“I’m so amped up and ready,” Milwaukee McDonald’s employee Stephanie Sanders told The Nation last night. Sanders, a 33-year-old who recently returning to working at McDonald’s following a stretch in retail, said that she would be striking “basically to help my generation out, and the next generation to follow.” Along with low wages and the lack of job security, Sanders said she wanted to do something about punitive management: “Just because you have on a blue shirt doesn’t mean you’re better than me.”
As I’ve reported, these recent work stoppages share several common characteristics: Each is a one-day strike by fast food workers, backed by a coalition of unions and community groups, targeting major companies throughout the industry and mobilizing a minority of the workforce in hopes of building broader support. While different local organizations have been involved in each city’s actions, the Service Employees International Union has played a significant role in all of them.
The campaign expects today’s strikes to involve workers from fast food chains including McDonald’s, Burger King and Taco Bell. Like Chicago’s, the Milwaukee strike involves retail as well as fast food: workers from companies including TJ Maxx, Dollar Tree and Footaction plan to strike. Both industries are increasingly prevalent in—and representative of—the US economy, and both are overwhelmingly non-union.
Jennifer Epps-Addison, the economic justice director for Citizen Action of Wisconsin, said that a victory for the Raise Up MKE campaign would have broad implications for Milwaukee: “We know that if we were to raise the wages of those workers, it would mean not only economic security for their families, but economic security for a city that’s been devastated by de-industrialization, devastated by a jobless rate for African-American men of over 55 percent.”
Reached for comment during last Friday’s strike in Detroit, a McDonald’s spokesperson sent a statement touting “competitive wages” “access to flexible schedules and quality, affordable benefits” and “training and professional development opportunities” for McDonald’s workers. “We value and respect all the employees who work at McDonald’s restaurants,” said the statement. The company did not respond to a follow-up inquiry regarding the strikers’ demands, or whether they could face punishment for walking off the job.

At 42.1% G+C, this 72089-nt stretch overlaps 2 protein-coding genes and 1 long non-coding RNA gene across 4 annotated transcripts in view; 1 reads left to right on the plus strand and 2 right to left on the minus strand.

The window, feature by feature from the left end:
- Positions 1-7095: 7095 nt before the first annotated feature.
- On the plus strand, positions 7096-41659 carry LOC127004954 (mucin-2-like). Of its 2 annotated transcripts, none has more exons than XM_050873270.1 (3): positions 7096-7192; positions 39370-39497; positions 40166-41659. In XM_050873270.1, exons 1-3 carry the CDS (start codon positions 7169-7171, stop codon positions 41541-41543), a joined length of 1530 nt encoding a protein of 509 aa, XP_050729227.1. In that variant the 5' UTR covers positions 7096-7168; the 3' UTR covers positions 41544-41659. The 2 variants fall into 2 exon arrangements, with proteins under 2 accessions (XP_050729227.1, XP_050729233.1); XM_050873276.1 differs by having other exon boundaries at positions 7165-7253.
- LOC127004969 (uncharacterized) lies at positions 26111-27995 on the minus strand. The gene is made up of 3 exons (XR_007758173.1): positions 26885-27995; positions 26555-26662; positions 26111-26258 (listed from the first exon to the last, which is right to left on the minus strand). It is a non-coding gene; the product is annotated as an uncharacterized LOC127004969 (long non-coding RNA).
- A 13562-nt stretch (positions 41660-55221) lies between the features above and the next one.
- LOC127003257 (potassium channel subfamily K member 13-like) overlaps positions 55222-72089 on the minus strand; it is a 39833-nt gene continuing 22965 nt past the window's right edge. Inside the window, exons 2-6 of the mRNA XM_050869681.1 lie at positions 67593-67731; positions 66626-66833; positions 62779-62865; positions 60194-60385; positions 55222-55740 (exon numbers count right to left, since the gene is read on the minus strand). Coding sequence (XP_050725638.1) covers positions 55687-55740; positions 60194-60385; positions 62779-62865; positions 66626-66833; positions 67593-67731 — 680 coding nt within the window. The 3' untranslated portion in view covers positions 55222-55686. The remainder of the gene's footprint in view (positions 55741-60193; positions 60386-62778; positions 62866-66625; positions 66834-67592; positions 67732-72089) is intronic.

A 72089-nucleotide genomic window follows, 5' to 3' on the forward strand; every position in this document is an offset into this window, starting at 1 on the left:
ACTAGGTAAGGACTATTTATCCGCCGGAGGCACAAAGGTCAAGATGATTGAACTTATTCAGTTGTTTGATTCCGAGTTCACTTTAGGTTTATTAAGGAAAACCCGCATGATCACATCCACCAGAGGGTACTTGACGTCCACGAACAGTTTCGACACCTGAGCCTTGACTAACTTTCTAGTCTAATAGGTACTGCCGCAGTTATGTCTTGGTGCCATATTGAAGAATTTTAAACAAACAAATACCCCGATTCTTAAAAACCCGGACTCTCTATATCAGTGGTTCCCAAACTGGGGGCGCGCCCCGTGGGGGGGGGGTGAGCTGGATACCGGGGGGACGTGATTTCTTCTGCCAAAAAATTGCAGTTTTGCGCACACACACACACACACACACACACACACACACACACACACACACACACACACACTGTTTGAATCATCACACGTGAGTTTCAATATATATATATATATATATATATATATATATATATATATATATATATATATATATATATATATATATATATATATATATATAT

The spread of the fast food strikes, and of strikes by non-union workers in the Walmart supply chain, comes amid a multi-decade decline in US strikes, fueled in part by legal and economic changes that have made them more risky and less effective. According to the campaigns, recent fast food strikers have so far generally not been punished for it, a result that some activists chalk up to community pressure and media scrutiny rather than to legal protection. Sanders said that, while she initially worried that management would retaliate against her if she struck, organizers “told me that we have the legal right to at least take one day” over their grievances.
How great is the risk? Under US law, it’s generally illegal to “fire” workers for going on strike, but legal to “permanently replace” them—effectively terminating them by refusing to let them come back to work following the strike. Prior to striking, fast food workers in other cities have filed “Unfair Labor Practice” charges with the National Labor Relations Board, alleging law-breaking by management, which potentially protects them from being “permanently replaced.” Epps-Addison said last night that such charges so far had not been filed in Milwaukee (see update below). But the one-day duration of the strikes does reduce the risk: Interviewed last October, former NLRB Chair Wilma Liebman said that a company generally would not have legal grounds to “permanently replace” strikers who had already pledged to return to work the next day.
However, pro-labor activists and academics have long argued that the lengthy process for pursuing claims of retaliation, and the limited penalties available, make the law a very weak deterrent against union-busting. Unions have recently accused Republicans who blocked Obama NLRB appointees, and judges who threw out NLRB actions, of further compromising labor law enforcement. (On a Tuesday media call, AFL-CIO President Richard Trumka called the DC Circuit “a circuit court gone wild.”)
When a New York City Wendy’s worker was initially denied the chance to return to work following the first of the fast food strikes, rather than filing charges with the government, local, political and religious leaders occupied and picketed the store until management relented and returned her to work. Epps-Addison said that she and other Milwaukee activists are similarly ready to take direct action if any companies crack down on strikers: “I’ve committed myself to going to that store, and sitting down in that store, and refusing to leave until the workers are protected.” Sanders predicted that McDonald’s would not retaliate, because “I don’t think they want the repercussions of what may happen” if they did.